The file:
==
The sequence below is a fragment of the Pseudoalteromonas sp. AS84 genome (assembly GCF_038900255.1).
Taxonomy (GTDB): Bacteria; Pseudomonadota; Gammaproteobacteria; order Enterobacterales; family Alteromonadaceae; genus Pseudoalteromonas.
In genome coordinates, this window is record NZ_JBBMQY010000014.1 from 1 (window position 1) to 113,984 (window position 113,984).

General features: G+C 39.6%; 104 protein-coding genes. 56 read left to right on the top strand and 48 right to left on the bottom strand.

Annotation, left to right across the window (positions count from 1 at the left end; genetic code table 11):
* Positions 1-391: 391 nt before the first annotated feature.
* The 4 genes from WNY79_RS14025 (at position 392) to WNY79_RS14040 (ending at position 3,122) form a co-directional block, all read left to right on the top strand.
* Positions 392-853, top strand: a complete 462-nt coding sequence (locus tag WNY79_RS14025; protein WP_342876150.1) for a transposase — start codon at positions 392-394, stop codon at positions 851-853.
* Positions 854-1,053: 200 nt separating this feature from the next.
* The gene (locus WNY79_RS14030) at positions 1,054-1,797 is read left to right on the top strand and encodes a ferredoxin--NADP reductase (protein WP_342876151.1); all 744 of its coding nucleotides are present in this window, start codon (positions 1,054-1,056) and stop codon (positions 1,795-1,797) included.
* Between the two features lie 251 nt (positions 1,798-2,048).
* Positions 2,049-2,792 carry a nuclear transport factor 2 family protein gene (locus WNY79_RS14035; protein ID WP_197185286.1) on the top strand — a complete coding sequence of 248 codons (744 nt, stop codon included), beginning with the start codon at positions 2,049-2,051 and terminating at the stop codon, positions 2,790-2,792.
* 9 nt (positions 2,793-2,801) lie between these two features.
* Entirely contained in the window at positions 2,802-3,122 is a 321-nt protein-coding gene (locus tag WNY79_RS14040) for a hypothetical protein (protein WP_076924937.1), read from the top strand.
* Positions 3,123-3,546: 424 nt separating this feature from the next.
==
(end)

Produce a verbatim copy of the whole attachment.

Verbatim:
The sequence below is a fragment of the Pseudoalteromonas sp. AS84 genome (assembly GCF_038900255.1).
Taxonomy (GTDB): Bacteria; Pseudomonadota; Gammaproteobacteria; order Enterobacterales; family Alteromonadaceae; genus Pseudoalteromonas.
In genome coordinates, this window is record NZ_JBBMQY010000014.1 from 1 (window position 1) to 113,984 (window position 113,984).

General features: G+C 39.6%; 104 protein-coding genes. 56 read left to right on the top strand and 48 right to left on the bottom strand.

Annotation, left to right across the window (positions count from 1 at the left end; genetic code table 11):
* Positions 1-391: 391 nt before the first annotated feature.
* The 4 genes from WNY79_RS14025 (at position 392) to WNY79_RS14040 (ending at position 3,122) form a co-directional block, all read left to right on the top strand.
* Positions 392-853, top strand: a complete 462-nt coding sequence (locus tag WNY79_RS14025; protein WP_342876150.1) for a transposase — start codon at positions 392-394, stop codon at positions 851-853.
* Positions 854-1,053: 200 nt separating this feature from the next.
* The gene (locus WNY79_RS14030) at positions 1,054-1,797 is read left to right on the top strand and encodes a ferredoxin--NADP reductase (protein WP_342876151.1); all 744 of its coding nucleotides are present in this window, start codon (positions 1,054-1,056) and stop codon (positions 1,795-1,797) included.
* Between the two features lie 251 nt (positions 1,798-2,048).
* Positions 2,049-2,792 carry a nuclear transport factor 2 family protein gene (locus WNY79_RS14035; protein ID WP_197185286.1) on the top strand — a complete coding sequence of 248 codons (744 nt, stop codon included), beginning with the start codon at positions 2,049-2,051 and terminating at the stop codon, positions 2,790-2,792.
* 9 nt (positions 2,793-2,801) lie between these two features.
* Entirely contained in the window at positions 2,802-3,122 is a 321-nt protein-coding gene (locus tag WNY79_RS14040) for a hypothetical protein (protein WP_076924937.1), read from the top strand.
* Positions 3,123-3,546: 424 nt separating this feature from the next.